Zoya Ansari talks about the high-level echelons of the Mughal Empire
No absolute ruler, however diligent, can discharge all the duties of the government at the center, alone. He must have round him persons to whom he can entrust his commissions. Who act as his eyes and ears and spare him a lot of detailed work. Under the early Mughals, Babur had Mahdi Khwaja as his Prime Minister and Zain-ud-din as his Sadr. Humayun does not seem to have appointed anyone to a position higher than that of a secretary; on his return from Persia Bairam Khan occupied an exceptional position in the State but more as a great commander than as a high administrator.
During Akbar’s minority Bairam Khan acted as his regent (Vakil), discharging all the functions of the head of the state in Akbar’s name. When Bairam Khan fell, the faction that had brought about his fall could not expect to step into his shoes. Though first Maham Anaga and then Munim Khan continued to guide Akbar’s administration they occupied the position of the power behind the throne. Munim Khan could not issue orders on his own without at least making the pretense of consulting his young sovereign.
Soon after this Akbar brought about a reorganization of the government. The Vakil disappeared as an administrative officer and the title was retained as an honorific office. Henceforward the Diwan signed all the State documents both as the Diwan as well as the Vakil. The Mughal ministry in Akbar’s reorganization came to consist of the Diwan, the Mir Bakhshi, the Khan-i-Samaan, and the Sadr as principal heads of the revenue, the military, the public works and industries, and the judicial, ecclesiastical, and education departments, respectively. This division of work continued throughout the Mughal Rule. Under the Ministers, but having the right of access to the emperor, were the Mustaufi (the Auditor General), the Superintendents of the Artillery, of Elephants and of War Boats, Chief Qazi, the Chief Mufti (Legal Adviser), and the Chief Muhtasib (Censor).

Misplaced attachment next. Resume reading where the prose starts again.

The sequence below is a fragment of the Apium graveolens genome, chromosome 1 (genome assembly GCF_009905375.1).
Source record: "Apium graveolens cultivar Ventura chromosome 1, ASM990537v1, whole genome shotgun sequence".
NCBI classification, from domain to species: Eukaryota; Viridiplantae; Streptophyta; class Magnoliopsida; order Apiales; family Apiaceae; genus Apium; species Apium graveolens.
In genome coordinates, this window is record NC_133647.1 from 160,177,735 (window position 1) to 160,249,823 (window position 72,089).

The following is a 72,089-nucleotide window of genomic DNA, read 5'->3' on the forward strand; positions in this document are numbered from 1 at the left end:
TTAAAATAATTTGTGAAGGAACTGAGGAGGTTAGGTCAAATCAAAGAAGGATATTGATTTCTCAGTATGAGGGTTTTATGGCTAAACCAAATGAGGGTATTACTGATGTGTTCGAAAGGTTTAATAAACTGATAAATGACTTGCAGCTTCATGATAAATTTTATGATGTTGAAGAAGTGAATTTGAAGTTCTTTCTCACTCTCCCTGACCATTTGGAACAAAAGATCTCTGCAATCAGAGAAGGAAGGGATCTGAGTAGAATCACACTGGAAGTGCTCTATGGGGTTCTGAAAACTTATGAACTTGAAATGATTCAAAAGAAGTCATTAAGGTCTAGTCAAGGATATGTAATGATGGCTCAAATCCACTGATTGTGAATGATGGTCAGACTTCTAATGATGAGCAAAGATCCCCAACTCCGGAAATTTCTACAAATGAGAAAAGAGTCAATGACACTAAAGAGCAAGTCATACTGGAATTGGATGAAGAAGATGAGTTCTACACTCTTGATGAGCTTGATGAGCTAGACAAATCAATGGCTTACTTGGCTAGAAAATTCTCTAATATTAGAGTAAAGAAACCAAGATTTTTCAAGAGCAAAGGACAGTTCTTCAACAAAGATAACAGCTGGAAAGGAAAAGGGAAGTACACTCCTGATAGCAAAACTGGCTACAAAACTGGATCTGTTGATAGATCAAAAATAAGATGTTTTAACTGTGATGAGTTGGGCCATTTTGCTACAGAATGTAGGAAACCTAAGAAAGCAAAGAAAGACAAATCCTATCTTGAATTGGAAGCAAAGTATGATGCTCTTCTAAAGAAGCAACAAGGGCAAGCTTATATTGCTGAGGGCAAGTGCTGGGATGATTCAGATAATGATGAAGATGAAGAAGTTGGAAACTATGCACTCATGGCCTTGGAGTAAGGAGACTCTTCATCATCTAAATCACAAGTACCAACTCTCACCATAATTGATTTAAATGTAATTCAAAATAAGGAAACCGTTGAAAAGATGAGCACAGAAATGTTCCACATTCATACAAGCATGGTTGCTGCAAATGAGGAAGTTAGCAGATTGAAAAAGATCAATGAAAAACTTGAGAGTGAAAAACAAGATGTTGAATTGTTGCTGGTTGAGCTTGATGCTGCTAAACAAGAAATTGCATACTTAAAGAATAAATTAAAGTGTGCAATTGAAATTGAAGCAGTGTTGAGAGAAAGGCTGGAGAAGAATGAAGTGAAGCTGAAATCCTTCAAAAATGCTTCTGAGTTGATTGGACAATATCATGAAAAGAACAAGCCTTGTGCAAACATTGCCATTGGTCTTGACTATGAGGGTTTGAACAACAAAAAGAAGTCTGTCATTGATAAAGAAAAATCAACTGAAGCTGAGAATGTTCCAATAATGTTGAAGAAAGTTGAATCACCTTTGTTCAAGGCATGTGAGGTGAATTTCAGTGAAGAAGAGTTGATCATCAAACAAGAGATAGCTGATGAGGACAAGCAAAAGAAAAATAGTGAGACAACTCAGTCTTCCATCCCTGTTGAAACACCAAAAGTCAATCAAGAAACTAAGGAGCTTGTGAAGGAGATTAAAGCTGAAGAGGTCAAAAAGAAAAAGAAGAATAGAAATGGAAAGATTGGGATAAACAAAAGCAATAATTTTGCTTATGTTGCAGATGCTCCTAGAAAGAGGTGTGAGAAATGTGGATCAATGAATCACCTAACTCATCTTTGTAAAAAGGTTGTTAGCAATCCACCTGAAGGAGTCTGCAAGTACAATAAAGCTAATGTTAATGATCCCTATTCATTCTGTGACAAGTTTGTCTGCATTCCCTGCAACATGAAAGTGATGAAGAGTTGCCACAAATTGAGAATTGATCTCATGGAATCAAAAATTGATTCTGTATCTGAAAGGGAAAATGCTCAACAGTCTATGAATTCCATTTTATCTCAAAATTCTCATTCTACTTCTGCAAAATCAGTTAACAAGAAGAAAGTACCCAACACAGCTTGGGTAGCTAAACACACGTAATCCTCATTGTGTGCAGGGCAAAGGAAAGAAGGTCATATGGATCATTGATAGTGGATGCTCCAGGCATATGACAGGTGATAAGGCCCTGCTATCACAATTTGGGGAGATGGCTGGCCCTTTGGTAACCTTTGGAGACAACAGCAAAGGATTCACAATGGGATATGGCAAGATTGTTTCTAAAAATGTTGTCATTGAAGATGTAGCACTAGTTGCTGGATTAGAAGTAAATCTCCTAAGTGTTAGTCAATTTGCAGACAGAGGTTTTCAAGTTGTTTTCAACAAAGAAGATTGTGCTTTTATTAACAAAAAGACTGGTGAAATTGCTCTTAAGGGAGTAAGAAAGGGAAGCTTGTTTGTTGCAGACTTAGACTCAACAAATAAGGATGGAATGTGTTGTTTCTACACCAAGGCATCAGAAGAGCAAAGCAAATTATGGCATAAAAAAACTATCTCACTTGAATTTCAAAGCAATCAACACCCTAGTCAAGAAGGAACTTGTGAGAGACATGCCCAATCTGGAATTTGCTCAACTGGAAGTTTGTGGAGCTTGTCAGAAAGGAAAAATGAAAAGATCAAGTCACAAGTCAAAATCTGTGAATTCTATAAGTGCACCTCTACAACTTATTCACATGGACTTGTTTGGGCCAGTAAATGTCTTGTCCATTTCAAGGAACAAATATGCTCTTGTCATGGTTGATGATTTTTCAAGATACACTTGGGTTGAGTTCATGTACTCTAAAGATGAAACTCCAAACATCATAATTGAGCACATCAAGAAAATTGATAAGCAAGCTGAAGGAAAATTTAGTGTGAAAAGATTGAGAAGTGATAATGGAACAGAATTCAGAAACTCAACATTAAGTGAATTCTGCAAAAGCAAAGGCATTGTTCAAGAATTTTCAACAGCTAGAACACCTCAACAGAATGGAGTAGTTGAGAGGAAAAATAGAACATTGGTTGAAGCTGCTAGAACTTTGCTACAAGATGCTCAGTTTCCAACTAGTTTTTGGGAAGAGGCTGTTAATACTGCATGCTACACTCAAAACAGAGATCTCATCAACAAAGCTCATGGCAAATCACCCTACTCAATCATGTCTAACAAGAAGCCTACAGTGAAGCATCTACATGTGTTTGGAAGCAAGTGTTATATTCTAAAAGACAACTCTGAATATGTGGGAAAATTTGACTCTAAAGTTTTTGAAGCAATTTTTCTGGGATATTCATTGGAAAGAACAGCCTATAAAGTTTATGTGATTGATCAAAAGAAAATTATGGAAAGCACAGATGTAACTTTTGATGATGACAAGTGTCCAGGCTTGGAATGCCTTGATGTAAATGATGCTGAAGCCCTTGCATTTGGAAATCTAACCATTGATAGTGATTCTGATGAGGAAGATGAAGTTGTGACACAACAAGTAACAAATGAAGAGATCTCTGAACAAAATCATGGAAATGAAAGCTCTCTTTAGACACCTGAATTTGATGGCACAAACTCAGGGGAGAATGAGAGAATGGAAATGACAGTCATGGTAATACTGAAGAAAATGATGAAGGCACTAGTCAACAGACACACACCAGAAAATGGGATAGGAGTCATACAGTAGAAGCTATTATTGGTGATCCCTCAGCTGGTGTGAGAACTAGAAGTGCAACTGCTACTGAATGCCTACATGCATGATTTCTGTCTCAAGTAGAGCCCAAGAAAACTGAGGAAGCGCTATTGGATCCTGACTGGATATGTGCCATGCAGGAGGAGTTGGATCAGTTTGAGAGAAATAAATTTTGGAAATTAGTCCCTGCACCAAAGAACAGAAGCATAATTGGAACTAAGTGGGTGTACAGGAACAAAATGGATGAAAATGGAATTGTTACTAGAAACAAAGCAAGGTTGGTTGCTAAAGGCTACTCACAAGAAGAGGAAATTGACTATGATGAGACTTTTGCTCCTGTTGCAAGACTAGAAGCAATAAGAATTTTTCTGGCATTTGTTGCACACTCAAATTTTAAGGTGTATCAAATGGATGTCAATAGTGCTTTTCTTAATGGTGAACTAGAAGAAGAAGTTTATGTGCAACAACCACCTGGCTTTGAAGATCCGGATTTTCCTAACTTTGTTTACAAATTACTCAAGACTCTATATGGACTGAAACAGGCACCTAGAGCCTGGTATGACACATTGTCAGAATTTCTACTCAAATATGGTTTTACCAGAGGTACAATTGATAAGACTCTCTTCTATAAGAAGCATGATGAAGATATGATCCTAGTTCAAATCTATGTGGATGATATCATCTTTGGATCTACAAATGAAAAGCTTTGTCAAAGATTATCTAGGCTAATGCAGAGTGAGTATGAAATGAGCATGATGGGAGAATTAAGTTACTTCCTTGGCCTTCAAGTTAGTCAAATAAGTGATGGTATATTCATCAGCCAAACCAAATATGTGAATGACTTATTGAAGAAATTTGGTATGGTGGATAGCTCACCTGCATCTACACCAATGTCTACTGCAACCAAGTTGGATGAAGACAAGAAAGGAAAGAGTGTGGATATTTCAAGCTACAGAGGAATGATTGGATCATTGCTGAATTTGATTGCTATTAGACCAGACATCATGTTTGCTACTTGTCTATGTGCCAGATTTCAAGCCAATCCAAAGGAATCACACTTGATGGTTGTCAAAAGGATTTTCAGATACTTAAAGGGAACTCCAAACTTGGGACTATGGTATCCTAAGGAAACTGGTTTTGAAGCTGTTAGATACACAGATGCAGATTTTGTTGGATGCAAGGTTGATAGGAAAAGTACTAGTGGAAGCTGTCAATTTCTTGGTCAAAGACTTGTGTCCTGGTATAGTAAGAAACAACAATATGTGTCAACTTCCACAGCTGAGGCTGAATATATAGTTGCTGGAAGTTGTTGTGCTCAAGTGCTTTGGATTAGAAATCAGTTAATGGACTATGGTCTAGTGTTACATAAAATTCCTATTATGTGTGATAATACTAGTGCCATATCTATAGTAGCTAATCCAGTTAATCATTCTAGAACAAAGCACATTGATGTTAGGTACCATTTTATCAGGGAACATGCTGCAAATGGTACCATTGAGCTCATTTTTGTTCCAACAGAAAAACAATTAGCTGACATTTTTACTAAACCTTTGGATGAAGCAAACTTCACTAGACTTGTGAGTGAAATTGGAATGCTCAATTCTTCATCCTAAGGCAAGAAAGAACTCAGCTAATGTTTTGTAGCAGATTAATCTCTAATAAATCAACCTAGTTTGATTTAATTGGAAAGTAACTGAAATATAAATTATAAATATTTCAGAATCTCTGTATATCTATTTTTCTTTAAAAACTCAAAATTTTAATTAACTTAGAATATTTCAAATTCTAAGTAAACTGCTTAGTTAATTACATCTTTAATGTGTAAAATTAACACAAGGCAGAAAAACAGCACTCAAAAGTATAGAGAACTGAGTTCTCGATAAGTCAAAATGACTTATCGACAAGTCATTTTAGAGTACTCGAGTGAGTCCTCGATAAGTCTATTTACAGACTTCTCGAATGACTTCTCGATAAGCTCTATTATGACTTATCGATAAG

The Diwan was the King’s minister par excellence. The work of every other minister came under his supervision. As the keeper of the King’s purse. He had a say in all matters where any expenditure was to be incurred. All the earning departments were under his control. The Bakhshi, the Khan-i-Samaan, and the Sadr spent the revenues the Diwan raised. All the imperial orders were first recorded in his office before being sent and he alone issued orders on behalf of the king. Of course, the entire revenue administration of the empire was under him. Thus, the smooth working of the administrative machinery very often turned on the way the Diwan’s office was run. The Mughal emperors were very fortunate in some of their Diwans. Diwan Saadullah Khan, Raja Todarmal, Jafar Khan, and Raja Raghunath left traditions of public service which became the envy of the later ages.